Dropwizard is hot and ready to serve resources so it’s time to create the first HTTP API endpoint and make our app useful. In this post I will prepare endpoint which return random clean code rule.


Dropwizard have many features but the core of this library/framework are resources. Each resource is related with URI and represent some business logic. Our first resource will return random clean code rule instead of classic Hello World.

package com.karollotkowski.cleancode.resources;
import com.codahale.metrics.annotation.Timed;
import com.karollotkowski.cleancode.core.Rule;
import com.karollotkowski.cleancode.repositories.RulesRepository;
import javax.ws.rs.GET;
import javax.ws.rs.Path;
import javax.ws.rs.Produces;
import javax.ws.rs.core.MediaType;
public class RulesResource {
private final RulesRepository rulesRepository;
private final Rule notDefinedRule;
public RulesResource(final RulesRepository rulesRepository) {
this.rulesRepository = rulesRepository;
this.notDefinedRule = new Rule("No title", "No description");
public Rule presentRandomRule() {
return rulesRepository.random().orElse(notDefinedRule);

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Annotation @Path(“/rules”) is crucial to provide API endpoint. It tells Jersey (do not mislead with Jersey Shore Massacre) that /rules URI is registered and is associated with methods of this Java class resource.

By adding@Produces(MediaType.APPLICATION_JSON) annotation return data will have JSON format.

Resource constructor has one parameter – clean code rules repository which is a rules storage accessor (will back to this later).

The final and the most important is a presentRandomRule method with @GET annotation. This method will return one random clean code rule or default rule (if no rules defined) when user will call /rules resource via GET HTTP request.

@Timed is an extra (not required) annotation related with Dropwizard metrics module. With this annotation resource method will be added to the metrics statistics in admin panel (I mentioned about Dropwizard admin panel in Run Dropwizard with Gradle).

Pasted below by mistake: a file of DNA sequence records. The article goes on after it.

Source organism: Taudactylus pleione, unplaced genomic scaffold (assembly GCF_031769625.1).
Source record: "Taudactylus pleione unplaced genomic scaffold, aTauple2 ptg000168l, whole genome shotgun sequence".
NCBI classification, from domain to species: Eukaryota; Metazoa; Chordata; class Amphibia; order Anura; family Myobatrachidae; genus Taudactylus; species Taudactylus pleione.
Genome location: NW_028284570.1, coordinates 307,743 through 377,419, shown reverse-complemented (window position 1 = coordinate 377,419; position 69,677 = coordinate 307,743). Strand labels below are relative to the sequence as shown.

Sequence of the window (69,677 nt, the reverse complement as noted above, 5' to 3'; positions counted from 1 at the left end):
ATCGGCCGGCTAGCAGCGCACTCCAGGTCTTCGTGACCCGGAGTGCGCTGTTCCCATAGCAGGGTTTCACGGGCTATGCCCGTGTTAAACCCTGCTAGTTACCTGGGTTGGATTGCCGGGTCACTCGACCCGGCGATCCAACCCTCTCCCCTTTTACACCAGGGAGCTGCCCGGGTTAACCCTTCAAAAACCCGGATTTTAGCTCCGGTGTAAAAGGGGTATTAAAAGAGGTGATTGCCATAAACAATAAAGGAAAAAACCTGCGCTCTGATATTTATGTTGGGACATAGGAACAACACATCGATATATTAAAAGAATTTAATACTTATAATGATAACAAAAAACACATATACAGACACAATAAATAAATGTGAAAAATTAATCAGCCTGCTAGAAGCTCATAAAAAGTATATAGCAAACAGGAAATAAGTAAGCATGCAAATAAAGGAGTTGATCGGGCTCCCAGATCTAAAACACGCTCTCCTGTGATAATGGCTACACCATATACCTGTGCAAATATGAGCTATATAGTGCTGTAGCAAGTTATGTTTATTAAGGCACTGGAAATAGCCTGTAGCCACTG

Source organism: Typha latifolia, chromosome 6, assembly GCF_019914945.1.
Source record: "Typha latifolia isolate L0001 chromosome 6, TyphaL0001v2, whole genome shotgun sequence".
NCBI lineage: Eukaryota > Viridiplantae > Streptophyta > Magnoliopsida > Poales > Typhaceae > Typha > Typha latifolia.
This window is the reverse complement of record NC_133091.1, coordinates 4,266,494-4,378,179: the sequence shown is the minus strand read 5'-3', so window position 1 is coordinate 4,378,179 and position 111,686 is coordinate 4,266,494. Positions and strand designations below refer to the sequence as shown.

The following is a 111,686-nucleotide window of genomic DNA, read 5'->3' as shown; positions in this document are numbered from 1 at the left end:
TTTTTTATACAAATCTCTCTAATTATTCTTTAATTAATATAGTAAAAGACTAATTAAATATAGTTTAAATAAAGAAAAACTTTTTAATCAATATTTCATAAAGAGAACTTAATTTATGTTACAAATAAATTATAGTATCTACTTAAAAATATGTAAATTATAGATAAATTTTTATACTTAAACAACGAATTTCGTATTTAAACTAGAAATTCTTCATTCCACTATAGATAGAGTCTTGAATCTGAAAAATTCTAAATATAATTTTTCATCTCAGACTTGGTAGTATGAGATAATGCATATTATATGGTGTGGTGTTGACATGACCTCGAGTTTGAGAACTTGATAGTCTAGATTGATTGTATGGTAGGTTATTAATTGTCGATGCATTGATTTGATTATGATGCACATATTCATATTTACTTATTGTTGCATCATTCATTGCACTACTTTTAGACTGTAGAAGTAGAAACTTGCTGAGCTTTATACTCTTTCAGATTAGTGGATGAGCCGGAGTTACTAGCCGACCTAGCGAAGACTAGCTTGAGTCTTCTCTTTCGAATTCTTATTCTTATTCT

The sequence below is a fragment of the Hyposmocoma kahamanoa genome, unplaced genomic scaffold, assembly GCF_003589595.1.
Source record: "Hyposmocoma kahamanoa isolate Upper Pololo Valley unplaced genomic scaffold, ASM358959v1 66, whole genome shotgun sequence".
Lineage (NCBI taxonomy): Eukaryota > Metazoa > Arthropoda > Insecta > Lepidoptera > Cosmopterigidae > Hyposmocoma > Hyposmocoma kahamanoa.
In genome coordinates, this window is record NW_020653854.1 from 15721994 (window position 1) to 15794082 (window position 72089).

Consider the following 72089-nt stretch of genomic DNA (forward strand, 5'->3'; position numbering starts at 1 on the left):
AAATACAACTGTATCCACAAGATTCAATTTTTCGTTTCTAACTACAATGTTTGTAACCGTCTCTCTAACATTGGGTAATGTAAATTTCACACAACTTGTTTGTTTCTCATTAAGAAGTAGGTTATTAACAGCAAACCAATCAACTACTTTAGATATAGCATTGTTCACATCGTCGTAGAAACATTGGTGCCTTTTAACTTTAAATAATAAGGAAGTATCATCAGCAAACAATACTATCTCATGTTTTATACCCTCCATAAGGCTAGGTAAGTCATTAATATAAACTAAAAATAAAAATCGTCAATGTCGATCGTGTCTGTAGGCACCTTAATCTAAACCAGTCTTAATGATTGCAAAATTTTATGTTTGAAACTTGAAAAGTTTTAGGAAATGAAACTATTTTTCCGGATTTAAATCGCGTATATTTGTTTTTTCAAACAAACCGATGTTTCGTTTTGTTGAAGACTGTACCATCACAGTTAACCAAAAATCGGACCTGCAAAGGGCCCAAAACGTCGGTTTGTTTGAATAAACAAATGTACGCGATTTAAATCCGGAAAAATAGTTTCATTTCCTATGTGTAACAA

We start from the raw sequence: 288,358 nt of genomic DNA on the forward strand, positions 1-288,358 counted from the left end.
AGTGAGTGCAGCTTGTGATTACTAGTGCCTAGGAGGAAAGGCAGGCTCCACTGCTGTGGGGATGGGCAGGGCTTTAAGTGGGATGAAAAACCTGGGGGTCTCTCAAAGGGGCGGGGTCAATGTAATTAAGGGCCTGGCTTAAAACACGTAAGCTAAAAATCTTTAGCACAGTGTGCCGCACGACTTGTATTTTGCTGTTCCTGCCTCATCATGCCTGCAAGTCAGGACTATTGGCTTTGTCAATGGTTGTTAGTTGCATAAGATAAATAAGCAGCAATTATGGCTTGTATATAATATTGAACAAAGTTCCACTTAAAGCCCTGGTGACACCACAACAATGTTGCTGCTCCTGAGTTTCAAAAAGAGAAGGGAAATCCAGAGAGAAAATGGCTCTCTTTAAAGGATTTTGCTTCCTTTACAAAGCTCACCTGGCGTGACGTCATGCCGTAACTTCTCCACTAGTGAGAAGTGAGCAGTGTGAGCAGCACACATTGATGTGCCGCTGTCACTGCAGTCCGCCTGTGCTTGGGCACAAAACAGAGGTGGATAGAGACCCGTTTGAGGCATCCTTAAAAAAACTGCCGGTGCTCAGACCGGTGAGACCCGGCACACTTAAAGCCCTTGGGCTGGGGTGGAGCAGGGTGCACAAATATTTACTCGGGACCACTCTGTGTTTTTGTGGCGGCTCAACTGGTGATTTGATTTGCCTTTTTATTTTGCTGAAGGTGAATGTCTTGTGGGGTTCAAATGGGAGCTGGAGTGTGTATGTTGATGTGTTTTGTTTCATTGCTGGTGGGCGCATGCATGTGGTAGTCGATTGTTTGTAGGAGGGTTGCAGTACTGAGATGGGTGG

Clean Code rules

To present data we need an object which represents clean code rule. To do not complicate the example the Rule class contains two fields: title and description.

package com.karollotkowski.cleancode.core;
import com.fasterxml.jackson.annotation.JsonProperty;
import javax.annotation.concurrent.Immutable;
public class Rule {
private String title;
private String description;
public Rule() {
// Jackson deserialization
public Rule(final String title, final String description) {
this.title = title;
this.description = description;
public String getTitle() {
return title;
public String getDescription() {
return description;

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Just three remarks here:

  • this class is immutable (important in multithreading environment),
  • each getter should be annotated with @JsonProperty (from Jackson) to provide (de)serialisation from/to JSON,
  • empty constructor is necessary.

Rules will be provided by repositoryRulesRepository. At this moment this repository will have just one method (random) to return random rule from all the defined rules.

package com.karollotkowski.cleancode.repositories;
import com.karollotkowski.cleancode.core.Rule;
import java.util.Optional;
public interface RulesRepository {
Optional<Rule> random();

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To make it easy we will read rules from JSON file stored in source resources directory.

"title": "Multiple programming languages",
"description": "Try to keep only one programming language syntax in the source files. Do not mix multiple languages in one file, e.g. Java + HTML."
"title": "Dead code",
"description": "Do not keep unused or commented code. At any time you can back to this code in repository."